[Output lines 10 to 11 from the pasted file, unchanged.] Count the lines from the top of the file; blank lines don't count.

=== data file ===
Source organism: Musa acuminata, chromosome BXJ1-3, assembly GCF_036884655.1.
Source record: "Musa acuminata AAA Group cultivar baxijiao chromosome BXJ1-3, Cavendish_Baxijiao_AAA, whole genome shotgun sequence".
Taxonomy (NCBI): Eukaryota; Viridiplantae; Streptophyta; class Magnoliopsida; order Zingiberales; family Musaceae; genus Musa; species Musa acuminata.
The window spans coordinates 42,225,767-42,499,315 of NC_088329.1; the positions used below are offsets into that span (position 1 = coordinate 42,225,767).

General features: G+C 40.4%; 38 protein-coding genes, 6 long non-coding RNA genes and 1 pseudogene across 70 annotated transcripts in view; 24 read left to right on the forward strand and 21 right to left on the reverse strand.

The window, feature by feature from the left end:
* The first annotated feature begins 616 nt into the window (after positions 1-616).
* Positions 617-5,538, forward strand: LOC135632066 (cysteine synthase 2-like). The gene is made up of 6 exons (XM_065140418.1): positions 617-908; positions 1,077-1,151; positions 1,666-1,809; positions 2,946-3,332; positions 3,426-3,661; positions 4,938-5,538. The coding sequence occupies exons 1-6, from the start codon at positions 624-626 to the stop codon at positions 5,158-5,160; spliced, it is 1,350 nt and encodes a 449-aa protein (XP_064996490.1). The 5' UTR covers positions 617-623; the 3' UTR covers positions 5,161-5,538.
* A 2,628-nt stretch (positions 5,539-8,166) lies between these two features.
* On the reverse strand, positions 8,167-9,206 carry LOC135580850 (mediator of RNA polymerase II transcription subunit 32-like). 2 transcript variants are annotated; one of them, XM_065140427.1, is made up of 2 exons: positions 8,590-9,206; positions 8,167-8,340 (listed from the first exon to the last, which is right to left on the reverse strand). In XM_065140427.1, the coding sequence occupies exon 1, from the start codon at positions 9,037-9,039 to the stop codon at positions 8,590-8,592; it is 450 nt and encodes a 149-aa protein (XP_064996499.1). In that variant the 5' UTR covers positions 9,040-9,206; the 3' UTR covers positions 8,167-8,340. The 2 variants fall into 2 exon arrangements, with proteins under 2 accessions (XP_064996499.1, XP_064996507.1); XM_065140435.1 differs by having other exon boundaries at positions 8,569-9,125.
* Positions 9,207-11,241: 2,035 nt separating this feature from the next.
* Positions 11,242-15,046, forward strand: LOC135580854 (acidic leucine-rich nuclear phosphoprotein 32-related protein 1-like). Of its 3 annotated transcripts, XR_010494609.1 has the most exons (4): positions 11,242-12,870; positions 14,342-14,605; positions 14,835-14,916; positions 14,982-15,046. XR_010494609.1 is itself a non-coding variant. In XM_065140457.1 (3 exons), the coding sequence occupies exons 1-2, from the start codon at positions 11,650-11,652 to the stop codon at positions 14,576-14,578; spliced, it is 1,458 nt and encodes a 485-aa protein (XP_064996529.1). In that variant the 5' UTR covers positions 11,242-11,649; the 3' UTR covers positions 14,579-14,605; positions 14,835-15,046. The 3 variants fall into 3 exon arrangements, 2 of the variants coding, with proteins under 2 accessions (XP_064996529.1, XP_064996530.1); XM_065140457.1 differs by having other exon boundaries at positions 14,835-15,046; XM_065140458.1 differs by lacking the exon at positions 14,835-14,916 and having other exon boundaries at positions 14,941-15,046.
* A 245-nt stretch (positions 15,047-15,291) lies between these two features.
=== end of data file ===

* On the reverse strand, positions 8,167-9,206 carry LOC135580850 (mediator of RNA polymerase II transcription subunit 32-like). 2 transcript variants are annotated; one of them, XM_065140427.1, is made up of 2 exons: positions 8,590-9,206; positions 8,167-8,340 (listed from the first exon to the last, which is right to left on the reverse strand). In XM_065140427.1, the coding sequence occupies exon 1, from the start codon at positions 9,037-9,039 to the stop codon at positions 8,590-8,592; it is 450 nt and encodes a 149-aa protein (XP_064996499.1). In that variant the 5' UTR covers positions 9,040-9,206; the 3' UTR covers positions 8,167-8,340. The 2 variants fall into 2 exon arrangements, with proteins under 2 accessions (XP_064996499.1, XP_064996507.1); XM_065140435.1 differs by having other exon boundaries at positions 8,569-9,125.
* Positions 9,207-11,241: 2,035 nt separating this feature from the next.